The arrogance of some medical professionals never ceases to amaze me. The manner in which they interact and treat patients is for some professionals a exhibit of their attitude that I know everything and do not have to explain anything to these people. The attitude that I provide a service and that is and of itself is sufficient. The attitude that I am above it all.
Wrong: Patients are entitled to whatever information they wish. Patients are entitled to explanations and they are all, rich, poor, powerful and weak entitled to the appropriate care and information. If they don’t receive what should be given we as attorneys are there to give them assistance.
In a recent article about the effects of tort reform which have hindered lawyers in many states were explored. Tort reform did not increase the number of physicians in a given state, tort reform did not increase the quality of care but rather allowed those physicians who could not survive in states without tort reform to hide and continue to practice. In other words those states with tort reform collected the bad doctors fleeing from other states and allowed them to continue to work. I am glad that we practice in New York and New Jersey where there is no tort reform that deprives our clients of their rights.
Tort reform allows the physician with the poor attitude to practice and continue what I would call abuse of patients. That does not mean that every problem merits a malpractice suit, far from that, but any complaint can be evaluated.
I was President of our state trial lawyers association at the time when a Republican Governor combined with a Republican led Senate and Assembly saw the introduction of 13 tort reform bills that would have devastated our ability to represent injured patients. Fortunately for our clients the leaders in the Senate and Assembly were very intelligent individuals. While initially they were proponents of the tort reform legislation, they had open minds and were willing to listen to each side and their respective arguments.
I spent hours preparing for the meetings with these leaders. We reviewed the history of tort reform attempts and the results on patient care and health care. We reviewed methods of improving health care and preventing patient injury. One of our most telling arguments arose when we asked the rhetorical question: “Why does a patient go to see an attorney after seeing a physician?”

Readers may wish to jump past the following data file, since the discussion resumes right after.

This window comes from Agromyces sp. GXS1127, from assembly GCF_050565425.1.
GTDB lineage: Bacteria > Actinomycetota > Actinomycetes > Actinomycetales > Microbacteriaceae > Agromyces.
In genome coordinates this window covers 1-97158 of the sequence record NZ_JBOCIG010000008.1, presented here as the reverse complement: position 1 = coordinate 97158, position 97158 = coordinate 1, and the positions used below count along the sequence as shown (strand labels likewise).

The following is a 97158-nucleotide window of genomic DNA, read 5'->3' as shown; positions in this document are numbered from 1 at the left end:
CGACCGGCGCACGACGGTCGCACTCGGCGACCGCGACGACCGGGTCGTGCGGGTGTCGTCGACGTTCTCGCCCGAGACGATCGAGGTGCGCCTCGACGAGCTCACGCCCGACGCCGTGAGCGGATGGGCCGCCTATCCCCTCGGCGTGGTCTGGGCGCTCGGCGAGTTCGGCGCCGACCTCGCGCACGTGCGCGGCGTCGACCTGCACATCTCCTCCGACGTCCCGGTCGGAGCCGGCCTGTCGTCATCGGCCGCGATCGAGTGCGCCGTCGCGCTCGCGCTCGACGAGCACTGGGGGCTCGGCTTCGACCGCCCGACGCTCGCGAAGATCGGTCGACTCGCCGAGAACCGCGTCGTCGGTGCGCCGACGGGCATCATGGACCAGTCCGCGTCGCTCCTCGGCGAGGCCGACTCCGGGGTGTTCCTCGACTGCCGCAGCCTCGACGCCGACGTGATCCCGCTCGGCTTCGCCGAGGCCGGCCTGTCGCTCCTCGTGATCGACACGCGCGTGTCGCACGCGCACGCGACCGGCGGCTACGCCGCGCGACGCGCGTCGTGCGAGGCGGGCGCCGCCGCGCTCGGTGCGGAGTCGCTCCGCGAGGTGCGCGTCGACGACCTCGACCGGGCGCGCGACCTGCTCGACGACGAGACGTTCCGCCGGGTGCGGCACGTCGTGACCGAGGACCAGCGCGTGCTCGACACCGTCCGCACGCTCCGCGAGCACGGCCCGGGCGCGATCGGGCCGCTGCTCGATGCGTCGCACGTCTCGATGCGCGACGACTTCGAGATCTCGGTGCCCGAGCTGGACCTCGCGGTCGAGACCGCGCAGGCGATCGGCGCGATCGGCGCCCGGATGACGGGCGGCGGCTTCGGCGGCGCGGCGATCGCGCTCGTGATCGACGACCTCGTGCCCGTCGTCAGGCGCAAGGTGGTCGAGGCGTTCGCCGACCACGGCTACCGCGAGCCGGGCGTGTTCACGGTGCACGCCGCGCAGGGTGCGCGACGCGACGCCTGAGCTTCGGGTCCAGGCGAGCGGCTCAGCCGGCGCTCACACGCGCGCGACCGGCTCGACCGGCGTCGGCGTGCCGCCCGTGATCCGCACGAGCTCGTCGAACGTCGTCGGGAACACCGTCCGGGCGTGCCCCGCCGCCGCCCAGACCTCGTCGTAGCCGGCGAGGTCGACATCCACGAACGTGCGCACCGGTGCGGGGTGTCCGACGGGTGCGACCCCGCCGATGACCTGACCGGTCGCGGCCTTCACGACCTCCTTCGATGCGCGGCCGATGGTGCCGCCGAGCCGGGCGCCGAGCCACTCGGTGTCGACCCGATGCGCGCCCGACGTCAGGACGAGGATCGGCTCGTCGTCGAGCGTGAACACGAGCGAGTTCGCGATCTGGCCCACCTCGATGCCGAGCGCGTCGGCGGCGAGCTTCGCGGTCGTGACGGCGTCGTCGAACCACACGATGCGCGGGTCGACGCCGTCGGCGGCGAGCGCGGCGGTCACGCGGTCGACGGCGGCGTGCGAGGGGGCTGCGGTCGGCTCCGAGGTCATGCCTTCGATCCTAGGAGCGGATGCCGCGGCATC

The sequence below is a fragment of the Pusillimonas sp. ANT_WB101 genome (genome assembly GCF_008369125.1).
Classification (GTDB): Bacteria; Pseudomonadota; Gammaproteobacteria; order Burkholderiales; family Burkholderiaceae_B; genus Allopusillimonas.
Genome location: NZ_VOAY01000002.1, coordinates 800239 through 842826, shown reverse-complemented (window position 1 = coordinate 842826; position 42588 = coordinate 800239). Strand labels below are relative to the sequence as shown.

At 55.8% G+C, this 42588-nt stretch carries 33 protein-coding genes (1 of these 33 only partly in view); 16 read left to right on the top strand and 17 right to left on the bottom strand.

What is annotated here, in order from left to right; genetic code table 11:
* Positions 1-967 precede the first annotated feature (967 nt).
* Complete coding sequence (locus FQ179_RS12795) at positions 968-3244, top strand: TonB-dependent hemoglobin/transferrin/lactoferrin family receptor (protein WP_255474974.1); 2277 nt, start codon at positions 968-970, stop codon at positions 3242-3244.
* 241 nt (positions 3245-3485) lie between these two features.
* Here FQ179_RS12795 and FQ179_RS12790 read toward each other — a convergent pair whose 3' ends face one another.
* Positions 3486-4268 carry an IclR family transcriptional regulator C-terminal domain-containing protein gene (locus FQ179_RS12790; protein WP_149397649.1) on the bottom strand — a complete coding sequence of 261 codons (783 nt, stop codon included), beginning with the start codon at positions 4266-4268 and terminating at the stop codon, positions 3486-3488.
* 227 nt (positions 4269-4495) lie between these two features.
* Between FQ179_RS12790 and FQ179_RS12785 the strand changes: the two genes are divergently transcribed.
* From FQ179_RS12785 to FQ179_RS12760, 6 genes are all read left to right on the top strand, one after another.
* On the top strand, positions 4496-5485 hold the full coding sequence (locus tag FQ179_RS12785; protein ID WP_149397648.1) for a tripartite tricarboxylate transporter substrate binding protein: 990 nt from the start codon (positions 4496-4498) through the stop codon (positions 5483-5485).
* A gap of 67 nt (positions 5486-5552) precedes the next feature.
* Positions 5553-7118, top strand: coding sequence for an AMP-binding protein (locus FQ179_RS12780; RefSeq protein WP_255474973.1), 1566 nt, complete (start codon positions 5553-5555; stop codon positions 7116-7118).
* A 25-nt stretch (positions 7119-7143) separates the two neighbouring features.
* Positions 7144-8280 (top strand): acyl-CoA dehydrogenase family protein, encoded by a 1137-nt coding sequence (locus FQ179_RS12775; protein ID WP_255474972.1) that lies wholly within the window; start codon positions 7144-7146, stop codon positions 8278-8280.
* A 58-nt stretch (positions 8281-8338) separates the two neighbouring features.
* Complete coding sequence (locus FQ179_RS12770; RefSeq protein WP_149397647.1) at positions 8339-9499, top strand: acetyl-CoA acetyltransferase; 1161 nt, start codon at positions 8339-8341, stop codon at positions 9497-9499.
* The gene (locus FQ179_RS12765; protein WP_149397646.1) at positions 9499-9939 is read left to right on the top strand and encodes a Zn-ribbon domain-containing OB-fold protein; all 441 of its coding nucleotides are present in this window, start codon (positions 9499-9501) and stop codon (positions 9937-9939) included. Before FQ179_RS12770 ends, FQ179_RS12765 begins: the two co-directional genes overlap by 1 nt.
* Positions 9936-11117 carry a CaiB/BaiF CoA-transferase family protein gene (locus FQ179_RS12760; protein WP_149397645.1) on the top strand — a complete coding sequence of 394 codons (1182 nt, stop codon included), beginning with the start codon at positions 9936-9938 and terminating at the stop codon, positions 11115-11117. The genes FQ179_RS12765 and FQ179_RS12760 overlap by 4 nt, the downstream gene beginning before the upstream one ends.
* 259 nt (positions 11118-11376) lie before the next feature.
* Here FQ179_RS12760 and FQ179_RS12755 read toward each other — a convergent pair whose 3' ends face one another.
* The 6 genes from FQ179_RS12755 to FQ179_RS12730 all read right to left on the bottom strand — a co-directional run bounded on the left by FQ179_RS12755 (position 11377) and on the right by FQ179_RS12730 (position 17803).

The answer: “Because the doctor has (a) done something wrong, (b) that the doctor will not speak to them or answer their questions, (c) treated them in a miserable fashion.
The patient only goes to see an attorney when the doctor fails. We then pointed out to the legislators that if you enact tort reform legislation you are rewarding bad behavior. We pointed out that if you enact the legislation every bad habit, every error would be reinforced and protected. They listened.
They then asked the question about the performance of tests that are done solely because they are afraid of malpractice litigation. Unnecessary tests and the expense to insurers and the patients should not occur. We agreed.
Then we pointed out that the issue of unnecessary testing has been discussed for decades. Time and time again medical societies raising this issue have been asked for research proving that this occurs and the medical societies or medical schools have never done this research. There is no documented proof that this occurs. I was able to show from our case files that when a doctor orders a test that is felt to be not necessary they often do not bother to look at the results. Sometimes those tests should have been ordered and the results should have been reviewed as the results showed a problem which was then ignored.
The end result was a legal action against the doctor which resulted in a successful win for the plaintiff.
Hard work, providing accurate and intelligent information to intelligent individuals allowed us to defeat every single one of the tort reform bills. Our clients were then protected on multiple fronts.
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